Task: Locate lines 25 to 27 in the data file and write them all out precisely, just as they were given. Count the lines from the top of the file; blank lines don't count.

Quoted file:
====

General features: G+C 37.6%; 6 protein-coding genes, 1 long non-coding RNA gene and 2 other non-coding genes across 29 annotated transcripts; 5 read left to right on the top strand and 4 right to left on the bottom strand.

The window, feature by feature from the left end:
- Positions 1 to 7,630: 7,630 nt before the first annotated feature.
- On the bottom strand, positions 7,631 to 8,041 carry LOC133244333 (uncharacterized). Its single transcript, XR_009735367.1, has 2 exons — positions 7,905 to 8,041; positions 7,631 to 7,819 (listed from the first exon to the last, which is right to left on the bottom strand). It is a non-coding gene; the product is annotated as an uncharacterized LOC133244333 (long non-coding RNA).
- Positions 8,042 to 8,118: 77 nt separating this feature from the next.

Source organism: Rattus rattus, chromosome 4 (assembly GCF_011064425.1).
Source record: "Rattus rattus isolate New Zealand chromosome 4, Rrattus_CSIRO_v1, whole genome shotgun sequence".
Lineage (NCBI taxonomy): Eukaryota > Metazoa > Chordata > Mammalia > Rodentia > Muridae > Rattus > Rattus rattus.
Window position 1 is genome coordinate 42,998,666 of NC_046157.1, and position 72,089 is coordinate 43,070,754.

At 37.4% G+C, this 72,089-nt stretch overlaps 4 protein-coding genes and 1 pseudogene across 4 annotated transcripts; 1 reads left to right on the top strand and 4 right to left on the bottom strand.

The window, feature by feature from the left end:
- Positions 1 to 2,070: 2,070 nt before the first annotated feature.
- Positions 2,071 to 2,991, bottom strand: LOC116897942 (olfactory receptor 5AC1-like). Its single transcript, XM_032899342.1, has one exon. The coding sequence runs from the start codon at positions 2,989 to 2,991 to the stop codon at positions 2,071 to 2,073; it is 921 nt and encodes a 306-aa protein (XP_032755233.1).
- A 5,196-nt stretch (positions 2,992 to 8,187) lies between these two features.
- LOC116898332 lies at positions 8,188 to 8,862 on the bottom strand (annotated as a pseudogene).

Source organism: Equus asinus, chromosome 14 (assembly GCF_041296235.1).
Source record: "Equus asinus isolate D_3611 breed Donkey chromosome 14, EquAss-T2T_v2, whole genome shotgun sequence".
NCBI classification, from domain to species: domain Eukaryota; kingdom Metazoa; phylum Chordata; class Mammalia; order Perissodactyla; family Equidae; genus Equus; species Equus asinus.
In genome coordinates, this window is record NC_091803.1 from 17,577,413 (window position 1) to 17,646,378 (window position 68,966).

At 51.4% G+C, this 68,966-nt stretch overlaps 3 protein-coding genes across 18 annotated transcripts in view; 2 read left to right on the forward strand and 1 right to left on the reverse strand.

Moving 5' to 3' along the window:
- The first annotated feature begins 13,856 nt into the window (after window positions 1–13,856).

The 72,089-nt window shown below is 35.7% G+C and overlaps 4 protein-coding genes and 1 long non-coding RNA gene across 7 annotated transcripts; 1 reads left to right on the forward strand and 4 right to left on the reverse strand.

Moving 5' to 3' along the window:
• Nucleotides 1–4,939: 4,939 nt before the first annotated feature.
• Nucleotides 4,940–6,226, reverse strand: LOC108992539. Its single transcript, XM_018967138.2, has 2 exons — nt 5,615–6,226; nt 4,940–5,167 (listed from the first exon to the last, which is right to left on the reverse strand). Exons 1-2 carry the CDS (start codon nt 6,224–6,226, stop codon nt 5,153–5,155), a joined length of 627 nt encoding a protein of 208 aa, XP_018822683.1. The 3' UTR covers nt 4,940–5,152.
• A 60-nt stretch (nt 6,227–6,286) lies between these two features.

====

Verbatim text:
• Nucleotides 1–4,939: 4,939 nt before the first annotated feature.
• Nucleotides 4,940–6,226, reverse strand: LOC108992539. Its single transcript, XM_018967138.2, has 2 exons — nt 5,615–6,226; nt 4,940–5,167 (listed from the first exon to the last, which is right to left on the reverse strand). Exons 1-2 carry the CDS (start codon nt 6,224–6,226, stop codon nt 5,153–5,155), a joined length of 627 nt encoding a protein of 208 aa, XP_018822683.1. The 3' UTR covers nt 4,940–5,152.
• A 60-nt stretch (nt 6,227–6,286) lies between these two features.